Battle to stem childhood obesity expected to be a focus of 2012
New research shows that kids who eat school lunches are more likely to be obese than kids who bring lunch from home. The battle to cut back childhood obesity is expected to be of increasing importance in the next few years.
Some 48.5 million children live in the United States. Of them, one-third are overweight or even obese.
Some two-thirds of American children regularly eat school lunches, prepared under the auspices of the federal school lunch program. Now comes a 2011 University of Michigan study of more than a thousand middle school students that found those who regularly ate school lunches were 29 percent more likely to be obese than those who brought lunch from home.
In Memphis' public schools, about 17 percent of high school students are obese. Tony Geraci, executive director of child nutrition for the district, said it's time to make changes in what's being offered.
"Right now we're offering a lot more fruits, vegetables. We're in the process of eliminating some of the flavored milks and bringing awareness to some of the foods that they eat," he said. "We've successfully raised an entire generation of children who think fruit is a flavor and has nothing to do with food."
And Geraci said the lessons that are hopefully now being taught in schools also need to be reinforced at home, where many kids can walk to the fridge or freezer and find soda, ice cream and chips — just waiting to be eaten.
"You have to expose kids to real food. We have an issue with kids even recognizing what real food is," Geraci said. They're bombarded and barraged every day with processed crap and that's their reference point. That's what they think real food is."
Garaci's hoping that by bringing those sorts of foods into schools will hopefully start a conversation around what good food is.
Earlier this year, the U.S. Congress passed a bill proclaiming that a slice of pizza counted as a vegetable in school lunches — overruling a U.S. Department of Agriculture effort to tighten up food standards. Marion Nestle, professor of nutrition at New York University and author of "Safe Food: The Politics of Food Safety," said if we want to see real change, we're going to need a new set of elected leaders.
"Throw the bums out. Elect elected officials who represent something about public health, more than corporate health," she said.
She said it's astounding that Congress was micromanaging what the USDA was trying to accomplish. Schools set an example for what's normal to eat, she said.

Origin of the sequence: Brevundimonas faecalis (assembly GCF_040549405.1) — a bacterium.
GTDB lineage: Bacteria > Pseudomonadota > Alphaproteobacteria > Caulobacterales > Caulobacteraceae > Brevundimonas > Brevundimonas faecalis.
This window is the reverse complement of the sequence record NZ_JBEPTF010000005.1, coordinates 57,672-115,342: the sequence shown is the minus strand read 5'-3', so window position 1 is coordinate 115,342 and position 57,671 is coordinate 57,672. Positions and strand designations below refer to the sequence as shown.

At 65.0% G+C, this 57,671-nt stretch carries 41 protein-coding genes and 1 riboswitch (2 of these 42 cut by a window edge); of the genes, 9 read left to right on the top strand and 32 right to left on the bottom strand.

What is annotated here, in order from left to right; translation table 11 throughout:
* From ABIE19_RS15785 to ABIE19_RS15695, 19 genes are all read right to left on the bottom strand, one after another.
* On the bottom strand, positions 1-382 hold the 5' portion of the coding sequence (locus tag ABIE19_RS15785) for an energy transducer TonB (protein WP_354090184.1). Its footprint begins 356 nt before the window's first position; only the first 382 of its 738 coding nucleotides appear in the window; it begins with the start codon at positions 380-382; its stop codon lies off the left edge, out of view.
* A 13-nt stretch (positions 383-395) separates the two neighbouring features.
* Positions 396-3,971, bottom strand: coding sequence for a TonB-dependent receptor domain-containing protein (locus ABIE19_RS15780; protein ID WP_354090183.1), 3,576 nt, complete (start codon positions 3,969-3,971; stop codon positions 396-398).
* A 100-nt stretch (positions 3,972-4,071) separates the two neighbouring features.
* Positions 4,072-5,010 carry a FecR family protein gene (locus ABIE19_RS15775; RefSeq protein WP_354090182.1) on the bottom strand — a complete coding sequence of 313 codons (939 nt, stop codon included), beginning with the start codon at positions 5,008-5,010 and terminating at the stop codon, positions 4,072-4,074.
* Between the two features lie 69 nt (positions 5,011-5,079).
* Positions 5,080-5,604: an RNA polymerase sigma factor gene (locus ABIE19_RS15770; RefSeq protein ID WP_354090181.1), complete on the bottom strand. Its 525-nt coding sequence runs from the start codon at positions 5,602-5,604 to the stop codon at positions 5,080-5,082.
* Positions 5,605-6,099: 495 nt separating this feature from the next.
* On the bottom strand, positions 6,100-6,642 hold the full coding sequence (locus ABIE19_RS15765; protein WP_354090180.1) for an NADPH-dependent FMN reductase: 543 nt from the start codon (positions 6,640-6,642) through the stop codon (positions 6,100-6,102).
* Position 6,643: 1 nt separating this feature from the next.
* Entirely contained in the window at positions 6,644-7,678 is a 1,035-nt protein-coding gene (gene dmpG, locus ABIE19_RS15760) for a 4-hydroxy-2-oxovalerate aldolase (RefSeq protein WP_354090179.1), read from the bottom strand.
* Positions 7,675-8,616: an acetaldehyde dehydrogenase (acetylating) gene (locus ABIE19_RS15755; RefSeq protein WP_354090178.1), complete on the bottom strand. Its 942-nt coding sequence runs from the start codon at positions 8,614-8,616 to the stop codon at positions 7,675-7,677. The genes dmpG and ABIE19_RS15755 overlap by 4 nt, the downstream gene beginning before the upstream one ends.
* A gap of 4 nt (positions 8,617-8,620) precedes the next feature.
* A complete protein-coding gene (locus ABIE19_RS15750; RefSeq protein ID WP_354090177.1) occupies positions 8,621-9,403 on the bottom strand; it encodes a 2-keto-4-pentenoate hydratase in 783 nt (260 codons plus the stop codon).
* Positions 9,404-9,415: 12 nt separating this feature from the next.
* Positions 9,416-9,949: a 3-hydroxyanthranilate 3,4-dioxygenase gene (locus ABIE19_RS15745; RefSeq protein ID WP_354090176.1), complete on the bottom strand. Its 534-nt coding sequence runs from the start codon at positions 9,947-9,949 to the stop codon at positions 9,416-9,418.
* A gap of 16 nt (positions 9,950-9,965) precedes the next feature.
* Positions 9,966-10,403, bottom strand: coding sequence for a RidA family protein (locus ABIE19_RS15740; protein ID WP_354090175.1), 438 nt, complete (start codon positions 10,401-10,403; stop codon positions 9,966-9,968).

"If you're fed junk food in schools, the message that is sent to kids is that junk food is what they're supposed to be eating," Nestle said. "If somebody in a school really cares about what kids are eating and is serving delicious food and really is involved with the kids and talks with them about it, then that tells kids food is really important. And adults care about it and care about what they're eating."
So while what is served in the lunch room is important because of its nutritional value — or lack thereof — Nestle said its impact can go far beyond the cafeteria walls.
For parents, who are often tired and faced with tight budgets, it can be both easier and cheaper to serve convenience foods with low nutritional value, as opposed to fruits and vegetables. And, they're not interested in fighting with their kids over food — which is often what they get when they try to introduce healthy options at the family table, Nestle said.
"That's really what you have to do if you're trying to teach your kids to be healthy," she said. "In an environment in which the entire food environment is setup to make kids each junk food, preferably all the time."
Just a few years ago, Memphis was named both the most sedentary and most obese city in America. Garaci, who was brought to Memphis thanks to a special grant from Walmart, designed to promote childhood nutrition, said the school district has a physical education program and is using the Walmart grant to redesign its entire food program.
"The only way you can take (childhood nutrition) back is to start recreating the food you're serving kids," he said. "We canceled all our orders of Pop-Tarts and cookies and things like that and started doing our own stuff. We actually cooked our own chicken on the bone, which was kind of unheard of in this industry."
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